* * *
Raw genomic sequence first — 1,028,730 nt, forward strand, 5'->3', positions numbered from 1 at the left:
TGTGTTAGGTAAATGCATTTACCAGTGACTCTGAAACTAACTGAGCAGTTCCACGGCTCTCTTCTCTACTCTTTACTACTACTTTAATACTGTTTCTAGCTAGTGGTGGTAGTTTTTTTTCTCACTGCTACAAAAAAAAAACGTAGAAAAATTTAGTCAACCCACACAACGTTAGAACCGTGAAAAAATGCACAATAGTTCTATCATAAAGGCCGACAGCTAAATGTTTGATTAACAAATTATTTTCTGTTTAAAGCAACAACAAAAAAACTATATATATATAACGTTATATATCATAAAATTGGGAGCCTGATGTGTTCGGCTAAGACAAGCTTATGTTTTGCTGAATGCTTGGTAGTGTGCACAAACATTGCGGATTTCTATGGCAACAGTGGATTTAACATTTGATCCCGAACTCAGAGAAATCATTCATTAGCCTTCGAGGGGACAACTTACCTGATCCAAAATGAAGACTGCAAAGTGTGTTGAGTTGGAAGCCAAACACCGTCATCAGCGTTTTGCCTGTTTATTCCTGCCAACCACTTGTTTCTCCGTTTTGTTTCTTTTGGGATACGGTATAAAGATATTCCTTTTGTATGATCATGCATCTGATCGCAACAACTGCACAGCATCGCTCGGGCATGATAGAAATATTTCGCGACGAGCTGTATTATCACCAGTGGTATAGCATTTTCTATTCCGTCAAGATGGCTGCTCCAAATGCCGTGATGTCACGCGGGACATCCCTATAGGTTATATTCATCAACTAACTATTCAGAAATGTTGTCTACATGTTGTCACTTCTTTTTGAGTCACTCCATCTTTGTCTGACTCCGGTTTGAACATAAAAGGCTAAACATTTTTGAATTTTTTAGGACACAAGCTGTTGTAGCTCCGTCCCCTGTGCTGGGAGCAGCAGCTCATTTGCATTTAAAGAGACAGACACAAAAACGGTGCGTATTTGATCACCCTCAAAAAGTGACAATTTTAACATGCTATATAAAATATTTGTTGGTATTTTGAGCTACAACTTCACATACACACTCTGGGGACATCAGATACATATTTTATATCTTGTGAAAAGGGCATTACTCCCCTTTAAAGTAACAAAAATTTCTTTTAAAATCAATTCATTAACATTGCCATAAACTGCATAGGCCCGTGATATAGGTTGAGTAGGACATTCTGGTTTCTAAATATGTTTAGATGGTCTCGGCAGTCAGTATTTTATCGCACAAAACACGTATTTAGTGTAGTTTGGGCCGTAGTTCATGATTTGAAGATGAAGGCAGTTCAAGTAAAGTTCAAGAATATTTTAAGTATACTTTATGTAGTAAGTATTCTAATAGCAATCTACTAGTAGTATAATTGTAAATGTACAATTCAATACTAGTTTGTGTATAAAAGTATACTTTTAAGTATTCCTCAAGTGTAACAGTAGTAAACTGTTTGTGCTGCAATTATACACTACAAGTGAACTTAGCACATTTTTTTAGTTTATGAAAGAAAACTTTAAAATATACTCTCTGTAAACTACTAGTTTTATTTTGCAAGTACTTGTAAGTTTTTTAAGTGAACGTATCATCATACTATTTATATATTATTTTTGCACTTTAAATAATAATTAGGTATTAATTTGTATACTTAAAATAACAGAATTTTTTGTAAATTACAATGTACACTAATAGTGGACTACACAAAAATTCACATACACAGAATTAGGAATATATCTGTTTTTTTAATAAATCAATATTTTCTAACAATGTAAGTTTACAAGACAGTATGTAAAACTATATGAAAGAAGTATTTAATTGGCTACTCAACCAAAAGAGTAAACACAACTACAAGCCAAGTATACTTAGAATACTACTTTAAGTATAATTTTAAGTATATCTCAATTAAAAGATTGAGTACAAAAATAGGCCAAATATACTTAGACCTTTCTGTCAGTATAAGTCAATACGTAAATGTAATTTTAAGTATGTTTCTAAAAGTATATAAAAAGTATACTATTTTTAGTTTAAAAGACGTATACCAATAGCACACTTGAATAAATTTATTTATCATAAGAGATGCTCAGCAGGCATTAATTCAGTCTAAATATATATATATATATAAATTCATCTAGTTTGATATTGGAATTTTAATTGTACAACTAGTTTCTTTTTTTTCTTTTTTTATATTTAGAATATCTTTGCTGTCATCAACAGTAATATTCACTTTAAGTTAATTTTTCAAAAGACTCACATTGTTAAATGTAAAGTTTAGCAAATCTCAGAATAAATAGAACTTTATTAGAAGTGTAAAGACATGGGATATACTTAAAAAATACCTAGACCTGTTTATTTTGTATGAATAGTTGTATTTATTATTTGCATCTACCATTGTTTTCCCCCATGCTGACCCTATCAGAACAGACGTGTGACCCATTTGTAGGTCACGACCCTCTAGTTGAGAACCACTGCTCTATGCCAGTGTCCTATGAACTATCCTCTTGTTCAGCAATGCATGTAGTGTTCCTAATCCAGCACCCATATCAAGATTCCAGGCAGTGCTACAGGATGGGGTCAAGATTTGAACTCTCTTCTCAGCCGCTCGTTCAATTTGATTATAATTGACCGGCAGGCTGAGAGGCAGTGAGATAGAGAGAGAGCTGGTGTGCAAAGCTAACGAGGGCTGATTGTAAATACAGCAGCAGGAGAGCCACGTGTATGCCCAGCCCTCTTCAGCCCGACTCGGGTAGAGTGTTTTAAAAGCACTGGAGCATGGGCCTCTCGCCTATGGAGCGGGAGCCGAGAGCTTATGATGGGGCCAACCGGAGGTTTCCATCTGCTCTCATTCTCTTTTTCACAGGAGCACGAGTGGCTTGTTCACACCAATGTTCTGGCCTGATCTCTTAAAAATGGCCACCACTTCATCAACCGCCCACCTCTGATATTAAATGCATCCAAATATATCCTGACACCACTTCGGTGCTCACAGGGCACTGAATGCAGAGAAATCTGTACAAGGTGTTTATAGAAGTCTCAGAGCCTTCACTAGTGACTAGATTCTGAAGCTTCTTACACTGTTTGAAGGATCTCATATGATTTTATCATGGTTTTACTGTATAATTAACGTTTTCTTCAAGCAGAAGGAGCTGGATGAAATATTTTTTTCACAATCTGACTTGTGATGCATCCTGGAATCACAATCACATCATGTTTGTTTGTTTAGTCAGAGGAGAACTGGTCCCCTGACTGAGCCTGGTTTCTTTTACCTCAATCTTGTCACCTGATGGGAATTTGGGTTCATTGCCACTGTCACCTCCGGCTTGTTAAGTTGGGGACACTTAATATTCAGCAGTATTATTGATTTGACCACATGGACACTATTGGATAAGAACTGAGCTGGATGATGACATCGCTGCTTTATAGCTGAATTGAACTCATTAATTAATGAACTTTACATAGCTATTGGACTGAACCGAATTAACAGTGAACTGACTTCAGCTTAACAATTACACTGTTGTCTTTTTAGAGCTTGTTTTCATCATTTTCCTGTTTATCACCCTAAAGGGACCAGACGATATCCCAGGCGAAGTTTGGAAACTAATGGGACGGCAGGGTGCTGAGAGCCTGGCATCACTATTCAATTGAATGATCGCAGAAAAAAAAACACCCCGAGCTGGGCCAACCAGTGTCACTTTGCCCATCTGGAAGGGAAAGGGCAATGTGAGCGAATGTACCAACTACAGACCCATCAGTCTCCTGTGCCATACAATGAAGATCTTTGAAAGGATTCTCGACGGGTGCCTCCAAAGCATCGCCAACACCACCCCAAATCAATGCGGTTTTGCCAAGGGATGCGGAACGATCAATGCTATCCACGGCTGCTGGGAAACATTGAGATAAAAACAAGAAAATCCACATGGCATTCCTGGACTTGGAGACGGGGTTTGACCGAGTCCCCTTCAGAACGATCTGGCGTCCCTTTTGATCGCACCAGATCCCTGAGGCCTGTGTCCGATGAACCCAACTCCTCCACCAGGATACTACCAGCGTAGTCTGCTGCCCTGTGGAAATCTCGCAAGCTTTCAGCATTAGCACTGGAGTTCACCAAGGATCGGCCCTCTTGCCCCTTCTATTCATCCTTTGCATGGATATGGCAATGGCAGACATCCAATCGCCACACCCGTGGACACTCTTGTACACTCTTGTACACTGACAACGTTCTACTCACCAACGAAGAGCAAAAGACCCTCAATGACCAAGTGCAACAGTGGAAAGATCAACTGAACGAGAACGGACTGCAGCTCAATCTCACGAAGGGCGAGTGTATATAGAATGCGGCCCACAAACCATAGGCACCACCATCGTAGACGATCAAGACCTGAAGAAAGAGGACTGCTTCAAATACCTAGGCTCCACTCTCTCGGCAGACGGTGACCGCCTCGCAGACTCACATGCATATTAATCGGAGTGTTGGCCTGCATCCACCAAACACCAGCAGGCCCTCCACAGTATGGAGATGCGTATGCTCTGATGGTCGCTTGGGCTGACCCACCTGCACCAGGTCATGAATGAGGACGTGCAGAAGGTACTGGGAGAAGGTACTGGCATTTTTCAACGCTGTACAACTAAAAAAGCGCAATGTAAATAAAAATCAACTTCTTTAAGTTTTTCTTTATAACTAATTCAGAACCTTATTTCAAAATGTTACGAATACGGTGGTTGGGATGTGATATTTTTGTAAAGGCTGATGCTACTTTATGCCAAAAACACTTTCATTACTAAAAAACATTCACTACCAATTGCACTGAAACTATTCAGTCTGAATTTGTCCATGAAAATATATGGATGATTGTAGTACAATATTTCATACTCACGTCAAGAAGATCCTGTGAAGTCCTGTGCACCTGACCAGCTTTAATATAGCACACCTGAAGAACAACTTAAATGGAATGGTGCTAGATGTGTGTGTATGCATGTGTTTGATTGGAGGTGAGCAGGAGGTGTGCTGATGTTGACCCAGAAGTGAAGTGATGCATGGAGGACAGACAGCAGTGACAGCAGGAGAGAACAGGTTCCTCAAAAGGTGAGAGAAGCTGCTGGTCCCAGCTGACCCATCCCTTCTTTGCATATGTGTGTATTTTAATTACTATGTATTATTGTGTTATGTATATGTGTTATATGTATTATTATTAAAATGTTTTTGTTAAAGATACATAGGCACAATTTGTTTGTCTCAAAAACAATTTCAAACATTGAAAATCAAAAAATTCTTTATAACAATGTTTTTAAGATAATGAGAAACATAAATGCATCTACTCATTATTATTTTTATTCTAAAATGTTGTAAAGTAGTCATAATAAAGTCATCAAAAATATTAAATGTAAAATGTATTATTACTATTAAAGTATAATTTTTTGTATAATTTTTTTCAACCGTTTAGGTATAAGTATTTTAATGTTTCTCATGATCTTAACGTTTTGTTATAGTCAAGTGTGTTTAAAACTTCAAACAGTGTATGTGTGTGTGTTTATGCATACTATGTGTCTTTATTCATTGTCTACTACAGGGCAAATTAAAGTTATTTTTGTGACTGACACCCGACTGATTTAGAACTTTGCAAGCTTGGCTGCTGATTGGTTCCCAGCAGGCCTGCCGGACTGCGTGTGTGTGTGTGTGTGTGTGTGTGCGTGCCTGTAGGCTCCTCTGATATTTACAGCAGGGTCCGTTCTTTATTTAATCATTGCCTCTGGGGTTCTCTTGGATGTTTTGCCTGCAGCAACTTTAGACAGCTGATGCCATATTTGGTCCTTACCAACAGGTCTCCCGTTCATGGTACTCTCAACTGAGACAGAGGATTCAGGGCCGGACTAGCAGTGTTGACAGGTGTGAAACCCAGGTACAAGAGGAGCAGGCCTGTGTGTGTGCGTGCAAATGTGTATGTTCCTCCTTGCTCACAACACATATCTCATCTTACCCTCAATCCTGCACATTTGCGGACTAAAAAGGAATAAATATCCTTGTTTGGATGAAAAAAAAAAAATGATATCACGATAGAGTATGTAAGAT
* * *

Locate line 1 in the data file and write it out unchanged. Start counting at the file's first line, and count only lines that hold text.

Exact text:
Raw genomic sequence first — 1,028,730 nt, forward strand, 5'->3', positions numbered from 1 at the left: